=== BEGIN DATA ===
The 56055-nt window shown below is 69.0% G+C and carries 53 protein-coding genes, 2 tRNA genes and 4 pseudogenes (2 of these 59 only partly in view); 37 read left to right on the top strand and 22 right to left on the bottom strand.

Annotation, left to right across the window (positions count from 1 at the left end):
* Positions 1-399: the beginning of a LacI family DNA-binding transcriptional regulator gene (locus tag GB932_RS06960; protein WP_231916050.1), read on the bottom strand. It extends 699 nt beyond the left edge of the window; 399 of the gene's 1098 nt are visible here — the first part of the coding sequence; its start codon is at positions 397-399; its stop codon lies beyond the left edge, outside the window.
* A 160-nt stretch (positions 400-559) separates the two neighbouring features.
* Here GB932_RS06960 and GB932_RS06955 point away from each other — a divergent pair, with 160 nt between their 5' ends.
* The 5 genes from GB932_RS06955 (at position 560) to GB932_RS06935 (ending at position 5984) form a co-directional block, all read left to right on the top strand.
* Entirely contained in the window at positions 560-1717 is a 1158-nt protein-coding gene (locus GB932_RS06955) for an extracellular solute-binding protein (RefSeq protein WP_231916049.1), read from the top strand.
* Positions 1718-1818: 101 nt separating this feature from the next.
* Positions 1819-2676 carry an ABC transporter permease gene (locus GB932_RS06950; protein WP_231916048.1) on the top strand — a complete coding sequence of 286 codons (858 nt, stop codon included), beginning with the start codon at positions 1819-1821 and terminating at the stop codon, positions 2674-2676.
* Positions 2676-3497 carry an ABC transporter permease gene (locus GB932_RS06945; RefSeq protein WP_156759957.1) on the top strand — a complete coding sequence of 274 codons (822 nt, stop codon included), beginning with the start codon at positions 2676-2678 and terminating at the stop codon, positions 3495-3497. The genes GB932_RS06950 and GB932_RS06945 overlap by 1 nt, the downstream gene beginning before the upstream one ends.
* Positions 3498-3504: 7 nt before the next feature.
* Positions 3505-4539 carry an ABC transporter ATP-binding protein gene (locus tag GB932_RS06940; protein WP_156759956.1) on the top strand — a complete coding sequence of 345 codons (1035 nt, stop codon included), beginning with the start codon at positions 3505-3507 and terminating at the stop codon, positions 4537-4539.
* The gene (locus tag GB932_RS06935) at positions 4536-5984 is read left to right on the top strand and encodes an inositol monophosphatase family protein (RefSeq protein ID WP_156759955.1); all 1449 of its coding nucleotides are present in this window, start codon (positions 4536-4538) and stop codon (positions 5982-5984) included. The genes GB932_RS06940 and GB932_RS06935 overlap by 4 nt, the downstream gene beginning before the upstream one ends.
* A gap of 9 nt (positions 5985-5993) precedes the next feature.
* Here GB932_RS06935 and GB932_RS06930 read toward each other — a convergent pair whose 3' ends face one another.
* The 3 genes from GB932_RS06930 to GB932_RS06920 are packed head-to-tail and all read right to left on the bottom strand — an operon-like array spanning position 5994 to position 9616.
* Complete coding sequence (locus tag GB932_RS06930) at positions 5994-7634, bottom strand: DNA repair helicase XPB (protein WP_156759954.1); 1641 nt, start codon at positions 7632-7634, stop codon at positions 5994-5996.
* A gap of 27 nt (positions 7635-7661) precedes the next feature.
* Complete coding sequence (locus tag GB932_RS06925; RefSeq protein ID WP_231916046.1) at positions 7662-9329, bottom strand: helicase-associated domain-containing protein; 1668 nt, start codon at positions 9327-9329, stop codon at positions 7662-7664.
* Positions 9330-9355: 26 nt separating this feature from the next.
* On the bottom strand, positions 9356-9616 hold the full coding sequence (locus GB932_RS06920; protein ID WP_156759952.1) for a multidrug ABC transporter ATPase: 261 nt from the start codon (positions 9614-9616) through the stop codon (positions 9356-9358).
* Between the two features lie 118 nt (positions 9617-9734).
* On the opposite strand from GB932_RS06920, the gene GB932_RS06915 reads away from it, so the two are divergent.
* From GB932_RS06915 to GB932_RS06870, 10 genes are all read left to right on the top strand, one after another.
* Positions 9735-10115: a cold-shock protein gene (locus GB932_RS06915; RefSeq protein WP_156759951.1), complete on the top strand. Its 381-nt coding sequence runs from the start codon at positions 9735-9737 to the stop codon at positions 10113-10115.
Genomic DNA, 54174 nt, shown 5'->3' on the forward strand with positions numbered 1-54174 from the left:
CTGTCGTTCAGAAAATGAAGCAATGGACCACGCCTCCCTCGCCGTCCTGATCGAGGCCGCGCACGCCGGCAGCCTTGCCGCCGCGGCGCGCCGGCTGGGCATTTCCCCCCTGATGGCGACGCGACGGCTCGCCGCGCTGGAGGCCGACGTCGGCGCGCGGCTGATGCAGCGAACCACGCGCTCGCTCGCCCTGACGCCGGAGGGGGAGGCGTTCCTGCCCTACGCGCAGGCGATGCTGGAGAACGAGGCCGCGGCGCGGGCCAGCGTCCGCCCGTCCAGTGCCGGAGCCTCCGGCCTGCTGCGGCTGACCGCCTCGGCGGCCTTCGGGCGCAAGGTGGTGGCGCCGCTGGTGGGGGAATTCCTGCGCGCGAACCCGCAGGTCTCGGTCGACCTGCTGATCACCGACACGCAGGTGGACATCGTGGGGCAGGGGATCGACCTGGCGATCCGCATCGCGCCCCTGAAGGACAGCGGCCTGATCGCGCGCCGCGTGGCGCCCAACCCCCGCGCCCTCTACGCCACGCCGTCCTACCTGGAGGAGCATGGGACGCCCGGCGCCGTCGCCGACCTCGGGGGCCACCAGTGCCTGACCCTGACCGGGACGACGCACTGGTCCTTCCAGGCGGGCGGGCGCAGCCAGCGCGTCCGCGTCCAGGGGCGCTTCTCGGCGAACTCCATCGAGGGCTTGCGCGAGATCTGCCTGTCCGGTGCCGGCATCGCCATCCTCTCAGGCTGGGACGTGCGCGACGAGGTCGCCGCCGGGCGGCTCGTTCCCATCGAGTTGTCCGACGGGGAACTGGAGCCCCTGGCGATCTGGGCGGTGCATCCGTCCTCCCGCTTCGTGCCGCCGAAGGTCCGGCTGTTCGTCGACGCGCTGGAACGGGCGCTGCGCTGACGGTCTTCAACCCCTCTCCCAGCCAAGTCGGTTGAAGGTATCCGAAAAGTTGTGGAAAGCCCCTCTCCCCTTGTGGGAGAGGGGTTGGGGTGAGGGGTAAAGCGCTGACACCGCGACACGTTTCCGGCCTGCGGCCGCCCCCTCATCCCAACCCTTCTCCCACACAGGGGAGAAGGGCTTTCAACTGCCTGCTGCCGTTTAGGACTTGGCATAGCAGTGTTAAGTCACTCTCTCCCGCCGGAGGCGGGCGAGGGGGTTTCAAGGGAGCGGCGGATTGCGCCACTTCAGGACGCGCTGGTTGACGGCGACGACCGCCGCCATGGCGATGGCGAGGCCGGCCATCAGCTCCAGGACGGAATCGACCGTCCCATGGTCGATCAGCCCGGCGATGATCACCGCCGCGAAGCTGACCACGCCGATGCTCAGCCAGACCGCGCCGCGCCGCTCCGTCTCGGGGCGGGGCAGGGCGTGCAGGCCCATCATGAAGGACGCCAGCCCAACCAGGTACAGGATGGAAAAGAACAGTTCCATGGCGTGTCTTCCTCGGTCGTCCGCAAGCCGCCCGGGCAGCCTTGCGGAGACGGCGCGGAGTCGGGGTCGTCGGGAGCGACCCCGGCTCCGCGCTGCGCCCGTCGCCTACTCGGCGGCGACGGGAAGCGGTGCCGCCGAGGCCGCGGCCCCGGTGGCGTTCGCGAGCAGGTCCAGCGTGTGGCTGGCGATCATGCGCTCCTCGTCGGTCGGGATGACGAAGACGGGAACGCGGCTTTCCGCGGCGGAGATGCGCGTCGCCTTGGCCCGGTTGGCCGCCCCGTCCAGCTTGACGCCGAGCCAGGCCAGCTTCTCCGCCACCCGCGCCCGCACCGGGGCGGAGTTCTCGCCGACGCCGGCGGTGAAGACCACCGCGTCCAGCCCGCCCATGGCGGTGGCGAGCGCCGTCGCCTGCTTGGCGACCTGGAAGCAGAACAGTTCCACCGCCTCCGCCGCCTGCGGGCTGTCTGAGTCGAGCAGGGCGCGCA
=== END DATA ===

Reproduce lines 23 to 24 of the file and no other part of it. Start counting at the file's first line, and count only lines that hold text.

* On the opposite strand from GB932_RS06920, the gene GB932_RS06915 reads away from it, so the two are divergent.
* From GB932_RS06915 to GB932_RS06870, 10 genes are all read left to right on the top strand, one after another.